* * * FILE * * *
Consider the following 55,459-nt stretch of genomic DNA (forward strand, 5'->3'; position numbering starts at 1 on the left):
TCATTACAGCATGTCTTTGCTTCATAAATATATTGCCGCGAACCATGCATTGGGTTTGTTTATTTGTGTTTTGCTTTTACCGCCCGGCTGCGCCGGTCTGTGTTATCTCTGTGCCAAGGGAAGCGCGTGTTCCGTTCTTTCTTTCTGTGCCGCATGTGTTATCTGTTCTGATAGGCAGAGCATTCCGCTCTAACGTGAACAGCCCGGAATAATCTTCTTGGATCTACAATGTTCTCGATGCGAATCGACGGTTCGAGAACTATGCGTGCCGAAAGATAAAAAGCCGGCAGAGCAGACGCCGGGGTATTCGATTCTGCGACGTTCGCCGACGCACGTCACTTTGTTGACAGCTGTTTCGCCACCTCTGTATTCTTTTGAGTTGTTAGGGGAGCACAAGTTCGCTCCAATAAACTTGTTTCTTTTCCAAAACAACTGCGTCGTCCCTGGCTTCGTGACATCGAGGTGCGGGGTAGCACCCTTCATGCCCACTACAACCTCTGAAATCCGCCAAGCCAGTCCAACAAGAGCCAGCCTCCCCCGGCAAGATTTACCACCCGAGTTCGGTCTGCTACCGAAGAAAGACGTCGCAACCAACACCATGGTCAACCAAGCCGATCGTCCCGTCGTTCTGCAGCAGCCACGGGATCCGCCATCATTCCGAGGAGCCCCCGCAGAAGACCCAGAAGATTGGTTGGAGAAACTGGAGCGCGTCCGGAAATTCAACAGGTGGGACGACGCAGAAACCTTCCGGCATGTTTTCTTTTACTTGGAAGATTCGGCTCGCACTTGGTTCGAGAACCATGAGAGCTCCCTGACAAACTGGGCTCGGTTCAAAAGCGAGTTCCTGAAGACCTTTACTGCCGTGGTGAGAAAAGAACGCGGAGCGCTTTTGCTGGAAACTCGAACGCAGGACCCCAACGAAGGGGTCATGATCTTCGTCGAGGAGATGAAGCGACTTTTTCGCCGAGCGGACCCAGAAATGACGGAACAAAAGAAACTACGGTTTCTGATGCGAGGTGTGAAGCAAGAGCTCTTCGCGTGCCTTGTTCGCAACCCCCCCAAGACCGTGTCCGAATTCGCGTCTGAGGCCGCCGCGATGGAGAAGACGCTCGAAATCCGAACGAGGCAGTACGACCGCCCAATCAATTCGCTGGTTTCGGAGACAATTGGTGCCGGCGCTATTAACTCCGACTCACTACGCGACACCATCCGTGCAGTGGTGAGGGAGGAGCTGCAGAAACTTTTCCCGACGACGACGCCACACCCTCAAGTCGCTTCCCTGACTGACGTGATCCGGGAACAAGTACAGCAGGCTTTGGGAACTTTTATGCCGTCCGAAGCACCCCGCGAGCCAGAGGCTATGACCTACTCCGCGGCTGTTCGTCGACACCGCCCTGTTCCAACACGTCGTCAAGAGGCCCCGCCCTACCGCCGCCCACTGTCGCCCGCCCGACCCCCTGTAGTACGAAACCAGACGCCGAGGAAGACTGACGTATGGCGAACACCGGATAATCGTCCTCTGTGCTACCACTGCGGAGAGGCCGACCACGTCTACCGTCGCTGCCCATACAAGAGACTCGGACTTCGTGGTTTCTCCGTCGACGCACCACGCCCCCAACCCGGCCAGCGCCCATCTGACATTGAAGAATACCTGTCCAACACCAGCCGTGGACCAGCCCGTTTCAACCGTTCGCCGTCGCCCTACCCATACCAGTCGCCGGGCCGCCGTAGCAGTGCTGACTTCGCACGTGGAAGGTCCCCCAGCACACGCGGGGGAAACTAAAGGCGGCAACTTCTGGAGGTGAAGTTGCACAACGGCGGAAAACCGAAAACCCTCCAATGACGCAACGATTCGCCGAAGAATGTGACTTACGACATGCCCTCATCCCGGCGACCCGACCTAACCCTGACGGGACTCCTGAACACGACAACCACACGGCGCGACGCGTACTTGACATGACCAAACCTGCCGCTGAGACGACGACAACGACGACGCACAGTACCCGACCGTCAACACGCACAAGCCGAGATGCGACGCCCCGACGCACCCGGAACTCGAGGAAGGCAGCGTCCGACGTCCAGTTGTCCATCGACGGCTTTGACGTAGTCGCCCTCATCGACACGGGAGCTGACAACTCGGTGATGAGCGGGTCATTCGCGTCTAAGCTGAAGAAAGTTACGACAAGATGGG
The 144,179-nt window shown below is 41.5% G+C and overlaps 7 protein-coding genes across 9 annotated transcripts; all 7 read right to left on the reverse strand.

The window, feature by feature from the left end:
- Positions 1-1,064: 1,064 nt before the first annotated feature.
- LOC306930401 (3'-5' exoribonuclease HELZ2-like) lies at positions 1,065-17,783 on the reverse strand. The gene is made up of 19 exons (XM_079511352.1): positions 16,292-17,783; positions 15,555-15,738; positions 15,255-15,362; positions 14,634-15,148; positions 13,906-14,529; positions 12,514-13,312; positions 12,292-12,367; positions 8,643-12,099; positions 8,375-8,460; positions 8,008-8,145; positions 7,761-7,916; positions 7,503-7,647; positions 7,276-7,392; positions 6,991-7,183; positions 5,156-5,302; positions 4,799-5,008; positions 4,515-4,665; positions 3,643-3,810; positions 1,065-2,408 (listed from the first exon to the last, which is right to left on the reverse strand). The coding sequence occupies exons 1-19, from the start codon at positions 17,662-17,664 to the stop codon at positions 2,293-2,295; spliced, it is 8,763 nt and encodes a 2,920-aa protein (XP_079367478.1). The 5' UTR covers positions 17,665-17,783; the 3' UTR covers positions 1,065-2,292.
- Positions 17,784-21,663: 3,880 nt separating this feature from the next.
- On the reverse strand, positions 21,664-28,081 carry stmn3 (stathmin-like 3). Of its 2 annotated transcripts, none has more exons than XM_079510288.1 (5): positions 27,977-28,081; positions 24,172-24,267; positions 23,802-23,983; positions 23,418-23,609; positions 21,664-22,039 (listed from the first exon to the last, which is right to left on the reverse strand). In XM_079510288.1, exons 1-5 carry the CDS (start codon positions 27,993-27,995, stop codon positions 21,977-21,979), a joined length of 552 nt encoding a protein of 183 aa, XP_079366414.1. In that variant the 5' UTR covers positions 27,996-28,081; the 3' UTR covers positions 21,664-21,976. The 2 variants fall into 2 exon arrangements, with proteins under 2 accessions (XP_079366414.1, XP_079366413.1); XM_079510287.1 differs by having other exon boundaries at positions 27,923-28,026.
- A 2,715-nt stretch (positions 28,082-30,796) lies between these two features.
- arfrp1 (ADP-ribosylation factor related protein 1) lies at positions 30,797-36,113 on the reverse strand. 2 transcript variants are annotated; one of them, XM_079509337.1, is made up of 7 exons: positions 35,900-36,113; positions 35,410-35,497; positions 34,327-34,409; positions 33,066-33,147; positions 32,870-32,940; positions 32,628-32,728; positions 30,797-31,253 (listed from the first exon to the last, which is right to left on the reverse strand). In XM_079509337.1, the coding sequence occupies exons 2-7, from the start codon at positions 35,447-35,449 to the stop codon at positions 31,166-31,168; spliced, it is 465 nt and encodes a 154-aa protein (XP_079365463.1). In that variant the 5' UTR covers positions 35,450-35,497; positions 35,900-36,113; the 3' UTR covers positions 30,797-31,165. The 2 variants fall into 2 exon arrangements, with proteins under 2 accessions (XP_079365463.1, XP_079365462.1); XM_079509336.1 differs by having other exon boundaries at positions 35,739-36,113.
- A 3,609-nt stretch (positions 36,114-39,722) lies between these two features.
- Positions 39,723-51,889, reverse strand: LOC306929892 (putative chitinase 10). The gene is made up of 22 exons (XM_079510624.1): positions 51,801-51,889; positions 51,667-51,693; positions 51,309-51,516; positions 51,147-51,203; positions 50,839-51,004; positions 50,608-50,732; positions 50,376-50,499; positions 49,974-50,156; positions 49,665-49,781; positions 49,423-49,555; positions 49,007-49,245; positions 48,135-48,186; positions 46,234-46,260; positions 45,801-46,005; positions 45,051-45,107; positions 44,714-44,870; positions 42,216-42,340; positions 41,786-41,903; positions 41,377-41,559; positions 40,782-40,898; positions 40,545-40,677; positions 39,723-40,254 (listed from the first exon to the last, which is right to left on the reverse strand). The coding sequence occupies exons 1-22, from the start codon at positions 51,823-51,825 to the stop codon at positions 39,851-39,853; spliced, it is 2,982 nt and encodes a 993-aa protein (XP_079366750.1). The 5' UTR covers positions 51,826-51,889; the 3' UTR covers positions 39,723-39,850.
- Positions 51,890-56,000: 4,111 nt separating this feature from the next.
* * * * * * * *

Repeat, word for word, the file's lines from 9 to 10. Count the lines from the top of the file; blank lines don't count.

- A 2,715-nt stretch (positions 28,082-30,796) lies between these two features.
- arfrp1 (ADP-ribosylation factor related protein 1) lies at positions 30,797-36,113 on the reverse strand. 2 transcript variants are annotated; one of them, XM_079509337.1, is made up of 7 exons: positions 35,900-36,113; positions 35,410-35,497; positions 34,327-34,409; positions 33,066-33,147; positions 32,870-32,940; positions 32,628-32,728; positions 30,797-31,253 (listed from the first exon to the last, which is right to left on the reverse strand). In XM_079509337.1, the coding sequence occupies exons 2-7, from the start codon at positions 35,447-35,449 to the stop codon at positions 31,166-31,168; spliced, it is 465 nt and encodes a 154-aa protein (XP_079365463.1). In that variant the 5' UTR covers positions 35,450-35,497; positions 35,900-36,113; the 3' UTR covers positions 30,797-31,165. The 2 variants fall into 2 exon arrangements, with proteins under 2 accessions (XP_079365463.1, XP_079365462.1); XM_079509336.1 differs by having other exon boundaries at positions 35,739-36,113.